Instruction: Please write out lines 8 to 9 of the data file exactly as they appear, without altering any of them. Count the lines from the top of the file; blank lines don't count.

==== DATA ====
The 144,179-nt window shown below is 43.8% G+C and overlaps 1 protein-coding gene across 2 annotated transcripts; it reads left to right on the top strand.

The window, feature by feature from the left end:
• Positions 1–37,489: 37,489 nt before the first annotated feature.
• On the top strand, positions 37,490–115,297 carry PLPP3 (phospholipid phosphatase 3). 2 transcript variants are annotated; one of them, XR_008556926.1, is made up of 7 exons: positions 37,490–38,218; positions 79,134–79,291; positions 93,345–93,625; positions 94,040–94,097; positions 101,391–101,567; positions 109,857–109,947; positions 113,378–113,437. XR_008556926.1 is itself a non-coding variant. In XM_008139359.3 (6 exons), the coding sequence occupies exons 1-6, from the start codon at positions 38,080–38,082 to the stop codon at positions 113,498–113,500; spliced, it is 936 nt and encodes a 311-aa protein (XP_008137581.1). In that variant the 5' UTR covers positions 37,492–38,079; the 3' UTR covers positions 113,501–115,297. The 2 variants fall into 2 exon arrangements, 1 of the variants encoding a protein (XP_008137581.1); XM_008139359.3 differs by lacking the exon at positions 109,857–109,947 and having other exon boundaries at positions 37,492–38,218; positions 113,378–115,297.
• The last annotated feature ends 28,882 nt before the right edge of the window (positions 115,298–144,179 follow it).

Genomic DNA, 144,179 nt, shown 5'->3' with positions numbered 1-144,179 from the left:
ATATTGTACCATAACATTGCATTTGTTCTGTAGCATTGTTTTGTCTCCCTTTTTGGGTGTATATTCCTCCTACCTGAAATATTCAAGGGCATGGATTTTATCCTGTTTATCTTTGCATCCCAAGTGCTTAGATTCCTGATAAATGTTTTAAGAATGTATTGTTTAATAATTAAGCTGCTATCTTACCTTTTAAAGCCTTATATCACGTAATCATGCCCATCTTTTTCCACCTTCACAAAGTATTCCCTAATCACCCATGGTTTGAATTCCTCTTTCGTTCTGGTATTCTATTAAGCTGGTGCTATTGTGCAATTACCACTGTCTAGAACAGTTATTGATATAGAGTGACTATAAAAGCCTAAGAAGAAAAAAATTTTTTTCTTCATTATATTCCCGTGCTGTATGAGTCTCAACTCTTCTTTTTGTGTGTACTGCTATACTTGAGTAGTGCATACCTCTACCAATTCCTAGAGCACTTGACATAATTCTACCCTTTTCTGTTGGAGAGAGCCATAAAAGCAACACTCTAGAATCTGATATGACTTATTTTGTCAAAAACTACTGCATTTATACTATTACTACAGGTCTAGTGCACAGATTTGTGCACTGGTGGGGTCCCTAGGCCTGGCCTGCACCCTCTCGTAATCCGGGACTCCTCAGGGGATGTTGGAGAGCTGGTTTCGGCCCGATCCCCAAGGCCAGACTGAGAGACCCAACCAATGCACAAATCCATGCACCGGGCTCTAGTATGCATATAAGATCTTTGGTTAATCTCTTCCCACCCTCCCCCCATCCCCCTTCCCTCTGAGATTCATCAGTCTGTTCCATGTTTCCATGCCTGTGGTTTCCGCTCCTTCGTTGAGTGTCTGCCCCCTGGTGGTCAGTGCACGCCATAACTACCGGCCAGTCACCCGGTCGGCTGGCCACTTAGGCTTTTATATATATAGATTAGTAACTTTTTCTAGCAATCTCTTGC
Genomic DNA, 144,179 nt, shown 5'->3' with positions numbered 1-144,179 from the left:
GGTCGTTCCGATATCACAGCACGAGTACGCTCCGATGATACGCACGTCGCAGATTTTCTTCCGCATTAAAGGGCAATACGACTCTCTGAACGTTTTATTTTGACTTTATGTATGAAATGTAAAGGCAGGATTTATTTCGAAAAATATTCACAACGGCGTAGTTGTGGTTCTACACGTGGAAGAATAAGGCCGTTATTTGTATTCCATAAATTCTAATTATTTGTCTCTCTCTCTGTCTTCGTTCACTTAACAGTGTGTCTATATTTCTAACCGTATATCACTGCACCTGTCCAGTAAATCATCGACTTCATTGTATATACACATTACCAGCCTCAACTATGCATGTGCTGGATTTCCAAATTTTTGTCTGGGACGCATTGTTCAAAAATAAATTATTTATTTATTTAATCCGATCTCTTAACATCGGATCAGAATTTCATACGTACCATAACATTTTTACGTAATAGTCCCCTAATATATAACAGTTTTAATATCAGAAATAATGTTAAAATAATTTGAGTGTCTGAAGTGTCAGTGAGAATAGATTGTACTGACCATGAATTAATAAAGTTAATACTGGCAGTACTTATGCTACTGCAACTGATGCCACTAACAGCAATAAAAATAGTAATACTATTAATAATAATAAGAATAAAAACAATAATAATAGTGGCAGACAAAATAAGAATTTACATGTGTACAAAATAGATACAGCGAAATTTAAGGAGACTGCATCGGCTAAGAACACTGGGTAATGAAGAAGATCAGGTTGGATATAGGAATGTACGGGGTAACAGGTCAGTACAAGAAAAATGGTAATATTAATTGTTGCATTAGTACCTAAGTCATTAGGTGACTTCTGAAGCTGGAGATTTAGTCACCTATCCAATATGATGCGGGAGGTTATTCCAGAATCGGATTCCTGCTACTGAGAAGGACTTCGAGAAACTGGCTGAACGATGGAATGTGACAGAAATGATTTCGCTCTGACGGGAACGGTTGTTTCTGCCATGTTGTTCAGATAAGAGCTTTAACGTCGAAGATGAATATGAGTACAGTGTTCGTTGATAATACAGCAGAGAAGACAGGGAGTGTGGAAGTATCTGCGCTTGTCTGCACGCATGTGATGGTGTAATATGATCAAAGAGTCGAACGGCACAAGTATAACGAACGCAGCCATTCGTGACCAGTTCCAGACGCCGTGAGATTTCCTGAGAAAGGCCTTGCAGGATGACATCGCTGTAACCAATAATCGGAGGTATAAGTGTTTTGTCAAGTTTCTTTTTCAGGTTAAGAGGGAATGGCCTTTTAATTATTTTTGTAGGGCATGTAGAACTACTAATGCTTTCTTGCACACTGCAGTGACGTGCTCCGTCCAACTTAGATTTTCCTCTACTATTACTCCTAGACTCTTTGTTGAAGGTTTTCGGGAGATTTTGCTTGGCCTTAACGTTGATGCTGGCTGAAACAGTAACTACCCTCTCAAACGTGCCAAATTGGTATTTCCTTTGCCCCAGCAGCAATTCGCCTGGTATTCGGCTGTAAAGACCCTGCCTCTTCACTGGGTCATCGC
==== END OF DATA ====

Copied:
Genomic DNA, 144,179 nt, shown 5'->3' with positions numbered 1-144,179 from the left:
GGTCGTTCCGATATCACAGCACGAGTACGCTCCGATGATACGCACGTCGCAGATTTTCTTCCGCATTAAAGGGCAATACGACTCTCTGAACGTTTTATTTTGACTTTATGTATGAAATGTAAAGGCAGGATTTATTTCGAAAAATATTCACAACGGCGTAGTTGTGGTTCTACACGTGGAAGAATAAGGCCGTTATTTGTATTCCATAAATTCTAATTATTTGTCTCTCTCTCTGTCTTCGTTCACTTAACAGTGTGTCTATATTTCTAACCGTATATCACTGCACCTGTCCAGTAAATCATCGACTTCATTGTATATACACATTACCAGCCTCAACTATGCATGTGCTGGATTTCCAAATTTTTGTCTGGGACGCATTGTTCAAAAATAAATTATTTATTTATTTAATCCGATCTCTTAACATCGGATCAGAATTTCATACGTACCATAACATTTTTACGTAATAGTCCCCTAATATATAACAGTTTTAATATCAGAAATAATGTTAAAATAATTTGAGTGTCTGAAGTGTCAGTGAGAATAGATTGTACTGACCATGAATTAATAAAGTTAATACTGGCAGTACTTATGCTACTGCAACTGATGCCACTAACAGCAATAAAAATAGTAATACTATTAATAATAATAAGAATAAAAACAATAATAATAGTGGCAGACAAAATAAGAATTTACATGTGTACAAAATAGATACAGCGAAATTTAAGGAGACTGCATCGGCTAAGAACACTGGGTAATGAAGAAGATCAGGTTGGATATAGGAATGTACGGGGTAACAGGTCAGTACAAGAAAAATGGTAATATTAATTGTTGCATTAGTACCTAAGTCATTAGGTGACTTCTGAAGCTGGAGATTTAGTCACCTATCCAATATGATGCGGGAGGTTATTCCAGAATCGGATTCCTGCTACTGAGAAGGACTTCGAGAAACTGGCTGAACGATGGAATGTGACAGAAATGATTTCGCTCTGACGGGAACGGTTGTTTCTGCCATGTTGTTCAGATAAGAGCTTTAACGTCGAAGATGAATATGAGTACAGTGTTCGTTGATAATACAGCAGAGAAGACAGGGAGTGTGGAAGTATCTGCGCTTGTCTGCACGCATGTGATGGTGTAATATGATCAAAGAGTCGAACGGCACAAGTATAACGAACGCAGCCATTCGTGACCAGTTCCAGACGCCGTGAGATTTCCTGAGAAAGGCCTTGCAGGATGACATCGCTGTAACCAATAATCGGAGGTATAAGTGTTTTGTCAAGTTTCTTTTTCAGGTTAAGAGGGAATGGCCTTTTAATTATTTTTGTAGGGCATGTAGAACTACTAATGCTTTCTTGCACACTGCAGTGACGTGCTCCGTCCAACTTAGATTTTCCTCTACTATTACTCCTAGACTCTTTGTTGAAGGTTTTCGGGAGATTTTGCTTGGCCTTAACGTTGATGCTGGCTGAAACAGTAACTACCCTCTCAAACGTGCCAAATTGGTATTTCCTTTGCCCCAGCAGCAATTCGCCTGGTATTCGGCTGTAAAGACCCTGCCTCTTCACTGGGTCATCGC